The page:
• Spring-time view of the seashore, with shorebirds returning to the surf.

    Cape Hatteras

    National Seashore North Carolina

Become a Junior Ranger! National Junior Ranger Day is April 28

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Date: April 23, 2007
Contact: Outer Banks Group, (252) 473-2111

Outer Banks Group Superintendent Michael B. Murray invites children throughout the Outer Banks to take part in National Junior Ranger Day at their local National Park sites on Saturday, April 28, 2007.  National Junior Ranger Day is part of this year’s commemoration of National Park Week.

“Becoming a Junior Ranger is a fun way for children to explore and learn more about the National Parks and how they can help protect these important sites,” stated Murray.  

Along the Outer Banks, children can actually become three different kinds of junior rangers: a Seashore Ranger at Cape Hatteras National Seashore, a Flight Ranger at Wright Brothers National Memorial, and a Roanoke Ranger at Fort Raleigh National Historic Site.  Stop by one of the visitor centers located at these national park sites and pick up a Junior Ranger booklet to get started.  These Junior Ranger programs are designed for ages 5 to 13.

At Cape Hatteras National Seashore, if children complete the workbook, they will earn a Junior Ranger badge. Booklets are available from any Seashore visitor center, at the Bodie Island Lighthouse, at the Cape Hatteras Lighthouse and near the ferry dock in Ocracoke Village.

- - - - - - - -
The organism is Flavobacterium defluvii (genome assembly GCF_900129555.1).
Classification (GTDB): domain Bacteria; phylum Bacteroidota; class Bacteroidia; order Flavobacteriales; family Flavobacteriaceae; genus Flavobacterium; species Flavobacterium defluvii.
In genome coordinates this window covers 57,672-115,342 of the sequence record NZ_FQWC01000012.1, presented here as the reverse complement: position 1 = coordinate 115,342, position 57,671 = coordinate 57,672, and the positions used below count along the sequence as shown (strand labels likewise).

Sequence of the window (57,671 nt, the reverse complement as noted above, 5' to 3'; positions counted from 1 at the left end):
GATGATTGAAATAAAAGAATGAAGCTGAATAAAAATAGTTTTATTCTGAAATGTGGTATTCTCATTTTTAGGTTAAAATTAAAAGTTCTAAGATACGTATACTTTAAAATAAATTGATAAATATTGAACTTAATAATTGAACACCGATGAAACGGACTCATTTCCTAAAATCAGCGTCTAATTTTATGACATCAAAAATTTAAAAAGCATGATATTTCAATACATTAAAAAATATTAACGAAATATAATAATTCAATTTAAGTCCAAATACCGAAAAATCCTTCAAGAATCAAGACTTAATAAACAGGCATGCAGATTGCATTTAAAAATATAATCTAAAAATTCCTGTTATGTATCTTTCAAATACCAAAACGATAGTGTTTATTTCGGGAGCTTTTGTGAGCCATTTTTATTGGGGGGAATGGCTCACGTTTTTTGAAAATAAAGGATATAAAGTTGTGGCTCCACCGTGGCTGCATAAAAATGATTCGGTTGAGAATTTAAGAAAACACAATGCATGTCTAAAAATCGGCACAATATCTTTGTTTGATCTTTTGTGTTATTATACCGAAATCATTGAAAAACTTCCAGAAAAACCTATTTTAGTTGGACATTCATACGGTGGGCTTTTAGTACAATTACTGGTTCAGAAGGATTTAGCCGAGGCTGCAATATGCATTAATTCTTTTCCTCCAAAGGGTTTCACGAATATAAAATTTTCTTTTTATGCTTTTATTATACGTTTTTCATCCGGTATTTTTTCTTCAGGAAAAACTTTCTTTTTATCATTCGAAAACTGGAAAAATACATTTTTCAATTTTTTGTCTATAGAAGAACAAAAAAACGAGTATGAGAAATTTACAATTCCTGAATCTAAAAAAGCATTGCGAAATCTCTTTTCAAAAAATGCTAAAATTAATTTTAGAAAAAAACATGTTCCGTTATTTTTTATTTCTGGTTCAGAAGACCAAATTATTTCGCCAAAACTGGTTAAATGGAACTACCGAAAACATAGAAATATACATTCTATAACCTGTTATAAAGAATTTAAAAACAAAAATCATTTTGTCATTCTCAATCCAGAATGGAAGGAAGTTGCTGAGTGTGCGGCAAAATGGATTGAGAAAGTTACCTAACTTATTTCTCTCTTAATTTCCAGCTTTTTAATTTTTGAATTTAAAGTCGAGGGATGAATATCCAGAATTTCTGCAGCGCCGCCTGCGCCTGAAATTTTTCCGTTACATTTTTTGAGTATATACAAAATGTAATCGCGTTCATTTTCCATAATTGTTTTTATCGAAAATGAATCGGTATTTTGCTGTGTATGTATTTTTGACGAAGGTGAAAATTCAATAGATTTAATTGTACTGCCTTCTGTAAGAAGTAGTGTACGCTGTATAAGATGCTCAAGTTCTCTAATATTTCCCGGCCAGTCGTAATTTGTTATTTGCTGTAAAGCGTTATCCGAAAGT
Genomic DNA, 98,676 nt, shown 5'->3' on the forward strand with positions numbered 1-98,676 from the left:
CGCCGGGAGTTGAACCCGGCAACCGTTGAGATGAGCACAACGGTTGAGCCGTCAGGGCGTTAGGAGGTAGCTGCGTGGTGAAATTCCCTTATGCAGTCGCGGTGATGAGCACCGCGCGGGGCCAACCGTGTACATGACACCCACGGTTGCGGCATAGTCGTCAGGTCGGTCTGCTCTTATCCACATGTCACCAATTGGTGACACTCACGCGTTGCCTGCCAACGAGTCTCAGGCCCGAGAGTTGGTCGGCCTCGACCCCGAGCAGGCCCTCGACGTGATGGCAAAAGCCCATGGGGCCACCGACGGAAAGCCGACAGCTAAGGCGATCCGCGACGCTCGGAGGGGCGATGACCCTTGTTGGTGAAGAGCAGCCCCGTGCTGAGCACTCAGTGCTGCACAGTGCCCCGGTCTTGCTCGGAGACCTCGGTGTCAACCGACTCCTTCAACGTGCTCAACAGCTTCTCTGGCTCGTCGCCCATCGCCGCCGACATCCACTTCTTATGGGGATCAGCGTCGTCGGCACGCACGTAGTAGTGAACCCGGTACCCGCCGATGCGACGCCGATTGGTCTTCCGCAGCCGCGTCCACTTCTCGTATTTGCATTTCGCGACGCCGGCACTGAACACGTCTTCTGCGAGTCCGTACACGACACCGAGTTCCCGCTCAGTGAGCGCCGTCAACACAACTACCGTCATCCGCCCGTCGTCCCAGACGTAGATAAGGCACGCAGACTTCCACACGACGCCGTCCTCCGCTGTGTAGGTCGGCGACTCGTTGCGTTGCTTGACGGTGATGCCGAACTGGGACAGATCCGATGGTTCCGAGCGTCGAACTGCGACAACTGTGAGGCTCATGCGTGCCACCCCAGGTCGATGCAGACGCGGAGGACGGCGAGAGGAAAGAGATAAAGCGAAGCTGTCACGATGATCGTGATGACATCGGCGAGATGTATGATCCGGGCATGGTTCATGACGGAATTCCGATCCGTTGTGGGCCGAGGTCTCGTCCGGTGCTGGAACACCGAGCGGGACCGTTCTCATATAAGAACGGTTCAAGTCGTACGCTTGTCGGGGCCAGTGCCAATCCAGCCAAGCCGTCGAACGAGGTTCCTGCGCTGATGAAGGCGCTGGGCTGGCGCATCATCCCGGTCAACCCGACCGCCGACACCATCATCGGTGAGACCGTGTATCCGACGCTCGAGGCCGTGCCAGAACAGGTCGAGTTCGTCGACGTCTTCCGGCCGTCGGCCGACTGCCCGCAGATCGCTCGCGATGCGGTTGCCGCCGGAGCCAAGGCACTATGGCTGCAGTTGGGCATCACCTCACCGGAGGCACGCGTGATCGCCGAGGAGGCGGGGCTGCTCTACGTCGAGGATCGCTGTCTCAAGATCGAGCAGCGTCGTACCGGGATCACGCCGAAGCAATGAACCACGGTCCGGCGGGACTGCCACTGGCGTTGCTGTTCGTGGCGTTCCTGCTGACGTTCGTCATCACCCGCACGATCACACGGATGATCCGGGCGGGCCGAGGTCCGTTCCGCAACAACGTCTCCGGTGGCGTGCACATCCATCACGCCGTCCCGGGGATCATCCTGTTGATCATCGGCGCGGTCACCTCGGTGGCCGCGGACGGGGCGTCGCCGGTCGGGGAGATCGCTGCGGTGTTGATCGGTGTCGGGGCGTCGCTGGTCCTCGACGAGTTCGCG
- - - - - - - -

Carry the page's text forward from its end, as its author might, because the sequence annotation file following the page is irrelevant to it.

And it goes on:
Children can earn a Flight Ranger patch at Wright Brothers National Memorial when they complete their booklet and attend one ranger program.  

When families visit Fort Raleigh National Historic Site, children can earn a Roanoke Ranger patch by attending a program and completing the booklet.  Children may also become a Fort Raleigh Web Ranger and earn a Junior Ranger badge through the park’s website at http://www.nps.gov/fora.  Children just need to print out the worksheets, fill them in with the answers and mail the worksheets to the park.

The North Carolina Beach Buggy Association, the First Flight Society and Eastern National assist the National Park Service in providing these Junior Ranger programs to the public.

Children who cannot visit a National Park site in person are invited to take part in the national “WebRangers” activities at www.nps.gov/webrangers.  Kids who complete a National Park Week scavenger hunt between April 22 and 28 will earn a special certificate. On WebRangers, kids can explore more than 40 activities, view park webcams, and share their park stories and pictures.

Did You Know?

The Principal Lightkeeper's Quarters and the Cape Hatteras Lighthouse move toward their new homes, a safer distance from the ocean.

The Cape Hatteras Lighthouse is the tallest brick structure ever moved. When it was built in 1870, it stood 1,500 feet from the shore. By 1999, the lighthouse was within 100 feet of the ocean. To protect it from the encroaching sea, it was moved inland a total of 2,900 feet over a 23-day period.